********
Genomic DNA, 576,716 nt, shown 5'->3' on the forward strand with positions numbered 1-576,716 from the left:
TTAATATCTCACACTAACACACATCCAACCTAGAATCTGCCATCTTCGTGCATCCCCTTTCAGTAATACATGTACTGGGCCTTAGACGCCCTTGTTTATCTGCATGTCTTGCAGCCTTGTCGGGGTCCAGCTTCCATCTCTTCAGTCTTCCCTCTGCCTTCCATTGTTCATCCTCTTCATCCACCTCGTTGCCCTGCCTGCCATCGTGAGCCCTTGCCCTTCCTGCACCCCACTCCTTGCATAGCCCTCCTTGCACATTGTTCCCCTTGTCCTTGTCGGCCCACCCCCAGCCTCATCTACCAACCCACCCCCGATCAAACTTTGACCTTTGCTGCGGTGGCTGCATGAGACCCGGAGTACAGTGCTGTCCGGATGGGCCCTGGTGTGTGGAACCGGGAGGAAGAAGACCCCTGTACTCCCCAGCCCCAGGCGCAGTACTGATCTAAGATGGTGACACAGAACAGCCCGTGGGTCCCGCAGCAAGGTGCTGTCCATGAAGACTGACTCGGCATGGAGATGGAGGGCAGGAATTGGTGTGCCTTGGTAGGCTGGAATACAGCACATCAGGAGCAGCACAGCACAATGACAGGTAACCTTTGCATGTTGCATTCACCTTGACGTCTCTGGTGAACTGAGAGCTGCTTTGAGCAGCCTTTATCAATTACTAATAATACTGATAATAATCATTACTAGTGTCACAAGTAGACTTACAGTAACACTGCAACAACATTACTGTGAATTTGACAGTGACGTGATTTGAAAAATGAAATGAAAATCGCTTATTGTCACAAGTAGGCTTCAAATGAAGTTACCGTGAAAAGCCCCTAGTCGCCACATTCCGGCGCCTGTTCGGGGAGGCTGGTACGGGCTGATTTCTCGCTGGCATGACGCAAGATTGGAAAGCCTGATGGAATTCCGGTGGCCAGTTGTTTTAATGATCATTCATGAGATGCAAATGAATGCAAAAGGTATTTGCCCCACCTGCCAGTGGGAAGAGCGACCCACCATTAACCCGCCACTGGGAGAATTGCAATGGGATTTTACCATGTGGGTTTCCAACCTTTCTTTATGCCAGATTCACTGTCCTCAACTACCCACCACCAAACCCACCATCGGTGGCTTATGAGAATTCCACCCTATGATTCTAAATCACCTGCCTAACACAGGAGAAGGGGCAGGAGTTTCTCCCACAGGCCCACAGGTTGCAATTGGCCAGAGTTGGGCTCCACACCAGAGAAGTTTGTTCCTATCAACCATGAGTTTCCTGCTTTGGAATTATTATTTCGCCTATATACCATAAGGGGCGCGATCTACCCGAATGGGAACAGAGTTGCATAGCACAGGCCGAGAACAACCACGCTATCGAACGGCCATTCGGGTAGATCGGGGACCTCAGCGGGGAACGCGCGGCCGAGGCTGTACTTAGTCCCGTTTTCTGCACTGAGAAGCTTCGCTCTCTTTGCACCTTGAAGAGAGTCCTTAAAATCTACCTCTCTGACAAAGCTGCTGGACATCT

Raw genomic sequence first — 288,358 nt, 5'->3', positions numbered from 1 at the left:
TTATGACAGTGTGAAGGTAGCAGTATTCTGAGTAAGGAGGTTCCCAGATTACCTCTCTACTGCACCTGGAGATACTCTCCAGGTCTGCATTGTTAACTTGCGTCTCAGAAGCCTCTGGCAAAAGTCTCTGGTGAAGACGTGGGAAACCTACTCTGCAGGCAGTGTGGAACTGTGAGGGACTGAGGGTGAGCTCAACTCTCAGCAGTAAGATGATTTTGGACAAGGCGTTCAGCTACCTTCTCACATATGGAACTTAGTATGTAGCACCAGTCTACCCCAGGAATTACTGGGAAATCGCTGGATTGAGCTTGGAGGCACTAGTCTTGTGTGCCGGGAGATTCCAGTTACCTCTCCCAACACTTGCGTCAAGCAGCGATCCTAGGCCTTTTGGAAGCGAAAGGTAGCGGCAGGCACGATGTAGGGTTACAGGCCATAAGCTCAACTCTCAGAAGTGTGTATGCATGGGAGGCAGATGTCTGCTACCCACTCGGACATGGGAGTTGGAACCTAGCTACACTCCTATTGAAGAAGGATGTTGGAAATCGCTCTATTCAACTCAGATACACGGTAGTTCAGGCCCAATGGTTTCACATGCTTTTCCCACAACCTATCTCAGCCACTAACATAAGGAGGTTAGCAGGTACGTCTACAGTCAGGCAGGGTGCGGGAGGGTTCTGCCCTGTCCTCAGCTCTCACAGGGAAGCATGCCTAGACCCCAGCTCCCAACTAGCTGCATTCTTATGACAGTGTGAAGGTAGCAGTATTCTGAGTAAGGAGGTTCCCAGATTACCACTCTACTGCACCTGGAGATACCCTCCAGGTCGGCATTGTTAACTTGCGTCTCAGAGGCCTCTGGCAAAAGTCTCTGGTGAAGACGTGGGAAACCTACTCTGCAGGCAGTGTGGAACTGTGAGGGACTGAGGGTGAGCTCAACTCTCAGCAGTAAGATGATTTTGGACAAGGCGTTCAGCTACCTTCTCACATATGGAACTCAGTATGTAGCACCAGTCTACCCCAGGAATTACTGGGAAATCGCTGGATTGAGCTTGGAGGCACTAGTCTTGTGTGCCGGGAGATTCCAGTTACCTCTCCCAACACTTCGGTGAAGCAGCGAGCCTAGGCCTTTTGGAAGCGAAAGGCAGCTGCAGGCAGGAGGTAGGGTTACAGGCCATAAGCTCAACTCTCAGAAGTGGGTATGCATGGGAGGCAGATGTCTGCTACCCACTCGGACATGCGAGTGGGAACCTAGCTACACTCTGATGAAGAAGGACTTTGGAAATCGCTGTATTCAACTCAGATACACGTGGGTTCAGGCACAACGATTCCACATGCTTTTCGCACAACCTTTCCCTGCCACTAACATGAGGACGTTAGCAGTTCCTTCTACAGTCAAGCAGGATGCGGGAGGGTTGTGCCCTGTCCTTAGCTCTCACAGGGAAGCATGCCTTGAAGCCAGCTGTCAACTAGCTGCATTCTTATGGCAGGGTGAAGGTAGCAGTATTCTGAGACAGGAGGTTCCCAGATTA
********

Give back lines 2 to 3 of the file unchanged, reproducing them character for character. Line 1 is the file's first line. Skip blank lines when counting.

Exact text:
TTAATATCTCACACTAACACACATCCAACCTAGAATCTGCCATCTTCGTGCATCCCCTTTCAGTAATACATGTACTGGGCCTTAGACGCCCTTGTTTATCTGCATGTCTTGCAGCCTTGTCGGGGTCCAGCTTCCATCTCTTCAGTCTTCCCTCTGCCTTCCATTGTTCATCCTCTTCATCCACCTCGTTGCCCTGCCTGCCATCGTGAGCCCTTGCCCTTCCTGCACCCCACTCCTTGCATAGCCCTCCTTGCACATTGTTCCCCTTGTCCTTGTCGGCCCACCCCCAGCCTCATCTACCAACCCACCCCCGATCAAACTTTGACCTTTGCTGCGGTGGCTGCATGAGACCCGGAGTACAGTGCTGTCCGGATGGGCCCTGGTGTGTGGAACCGGGAGGAAGAAGACCCCTGTACTCCCCAGCCCCAGGCGCAGTACTGATCTAAGATGGTGACACAGAACAGCCCGTGGGTCCCGCAGCAAGGTGCTGTCCATGAAGACTGACTCGGCATGGAGATGGAGGGCAGGAATTGGTGTGCCTTGGTAGGCTGGAATACAGCACATCAGGAGCAGCACAGCACAATGACAGGTAACCTTTGCATGTTGCATTCACCTTGACGTCTCTGGTGAACTGAGAGCTGCTTTGAGCAGCCTTTATCAATTACTAATAATACTGATAATAATCATTACTAGTGTCACAAGTAGACTTACAGTAACACTGCAACAACATTACTGTGAATTTGACAGTGACGTGATTTGAAAAATGAAATGAAAATCGCTTATTGTCACAAGTAGGCTTCAAATGAAGTTACCGTGAAAAGCCCCTAGTCGCCACATTCCGGCGCCTGTTCGGGGAGGCTGGTACGGGCTGATTTCTCGCTGGCATGACGCAAGATTGGAAAGCCTGATGGAATTCCGGTGGCCAGTTGTTTTAATGATCATTCATGAGATGCAAATGAATGCAAAAGGTATTTGCCCCACCTGCCAGTGGGAAGAGCGACCCACCATTAACCCGCCACTGGGAGAATTGCAATGGGATTTTACCATGTGGGTTTCCAACCTTTCTTTATGCCAGATTCACTGTCCTCAACTACCCACCACCAAACCCACCATCGGTGGCTTATGAGAATTCCACCCTATGATTCTAAATCACCTGCCTAACACAGGAGAAGGGGCAGGAGTTTCTCCCACAGGCCCACAGGTTGCAATTGGCCAGAGTTGGGCTCCACACCAGAGAAGTTTGTTCCTATCAACCATGAGTTTCCTGCTTTGGAATTATTATTTCGCCTATATACCATAAGGGGCGCGATCTACCCGAATGGGAACAGAGTTGCATAGCACAGGCCGAGAACAACCACGCTATCGAACGGCCATTCGGGTAGATCGGGGACCTCAGCGGGGAACGCGCGGCCGAGGCTGTACTTAGTCCCGTTTTCTGCACTGAGAAGCTTCGCTCTCTTTGCACCTTGAAGAGAGTCCTTAAAATCTACCTCTCTGACAAAGCTGCTGGACATCT

Raw genomic sequence first — 288,358 nt, 5'->3', positions numbered from 1 at the left: